In other words, the eyes of this genetically altered mosquito serve as a sensor of the functional status of part of the mosquito’s immune system, glowing red to show that the introduced transposable element is present and glowing green if the RNAi immune machinery stops working — a situation that would favor the virus and could lead to increased transmission.

   

Student researchers in laboratory Monica Alvarez performs polymerase chain reaction and Ray Miller performs DNA hybridization as part of Associate Professor Zhijian (Jake) Tu's research on gene regulatory networks in mosquitoes. Alvarez and Miller are biochemistry graduate students.

“The red and green eyes research is a way to discover genes involved in immunity,” said Myles.

“Today it is still too early to tell how well we might be able to manipulate the immune system,” he said. “However, as we learn more about this pathway, we validate the immunity hypothesis. In the process, we may also discover other ways to halt the transmission of disease that do not involve genetic engineering of mosquitoes.

“Some mosquitoes are better than others at transmitting disease, perhaps because they have weaker immune systems. If we can understand the reasons, we may be able to predict what populations are more likely to be involved in epidemic transmission,” said Myles. “One day we may have a rapid test to use in the field to determine if a mosquito population has some degree of immunity that makes it less competent. It is difficult to control mosquito populations. If you knew which ones you had to control, it would be easier to sustain control tactics for longer periods of time.”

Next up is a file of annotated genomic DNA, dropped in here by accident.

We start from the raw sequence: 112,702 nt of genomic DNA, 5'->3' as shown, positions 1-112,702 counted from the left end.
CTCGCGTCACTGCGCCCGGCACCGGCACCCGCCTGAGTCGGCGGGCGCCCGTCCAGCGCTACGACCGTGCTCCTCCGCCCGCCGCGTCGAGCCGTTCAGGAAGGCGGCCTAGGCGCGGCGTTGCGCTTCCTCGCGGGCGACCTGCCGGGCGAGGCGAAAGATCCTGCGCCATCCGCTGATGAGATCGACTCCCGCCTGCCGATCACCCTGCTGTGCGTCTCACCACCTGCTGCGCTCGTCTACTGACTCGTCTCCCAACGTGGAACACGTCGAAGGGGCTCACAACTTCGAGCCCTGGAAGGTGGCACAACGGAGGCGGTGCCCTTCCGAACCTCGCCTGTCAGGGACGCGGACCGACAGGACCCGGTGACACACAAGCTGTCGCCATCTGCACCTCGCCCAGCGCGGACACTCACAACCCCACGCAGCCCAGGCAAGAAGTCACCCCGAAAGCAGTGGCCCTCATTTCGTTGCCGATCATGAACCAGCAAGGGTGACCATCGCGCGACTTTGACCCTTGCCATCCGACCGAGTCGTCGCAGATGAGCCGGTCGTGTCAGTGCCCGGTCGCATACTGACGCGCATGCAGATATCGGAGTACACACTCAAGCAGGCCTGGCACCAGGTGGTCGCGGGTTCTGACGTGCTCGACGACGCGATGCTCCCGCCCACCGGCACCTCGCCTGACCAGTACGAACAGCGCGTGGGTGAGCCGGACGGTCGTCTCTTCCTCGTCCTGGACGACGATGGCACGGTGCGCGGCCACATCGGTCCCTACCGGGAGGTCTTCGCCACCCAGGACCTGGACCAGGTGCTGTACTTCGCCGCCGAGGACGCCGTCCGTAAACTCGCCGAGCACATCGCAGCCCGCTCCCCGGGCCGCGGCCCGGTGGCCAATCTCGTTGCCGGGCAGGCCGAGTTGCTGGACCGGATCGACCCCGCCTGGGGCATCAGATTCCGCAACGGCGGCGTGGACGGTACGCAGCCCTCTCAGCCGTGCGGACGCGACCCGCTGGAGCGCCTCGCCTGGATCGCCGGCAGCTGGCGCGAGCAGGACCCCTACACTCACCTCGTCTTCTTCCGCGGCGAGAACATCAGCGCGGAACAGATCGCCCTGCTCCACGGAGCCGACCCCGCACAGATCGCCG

West Nile virus in the United States

Few Americans had heard of West Nile virus before it arrived in the United States, but now the spreading epidemic is more commonly known.

   

Caged mosquitoes Mosquitoes

"[It] illustrates that arboviral diseases represent an emergent and resurgent threat to even the wealthiest countries,” said Myles.

Available options for addressing the problem are limited, he said. 

  • Vector elimination, previously the most successful strategy for controlling arboviral diseases, is no longer sustainable for a variety of reasons.
  • Sustainable control of these pathogens, and the diseases they cause, depends on the development and application of novel approaches -- likely in combination with more traditional strategies. 
  • Novel control strategies will only be realized through increases in our understanding of the biology of disease vectors and the pathogen-vector relationship.

More on the Vector Borne Disease Research Group

The group's researchers approach the problem of infectious disease from a variety of perspectives.

Current research applies

  • genetics;
  • cell biology;
  • biochemistry;
  • proteomics;
  • structural biology; and
  • geostatistics.

Members are also affiliated with Virginia Tech's Institute for Biomedical and Public Health Sciences.

The institute also studies

  • Food, Nutrition, and Health;
  • Neuroscience;
  • Genomics; and 
  • Molecular and cellular regulation.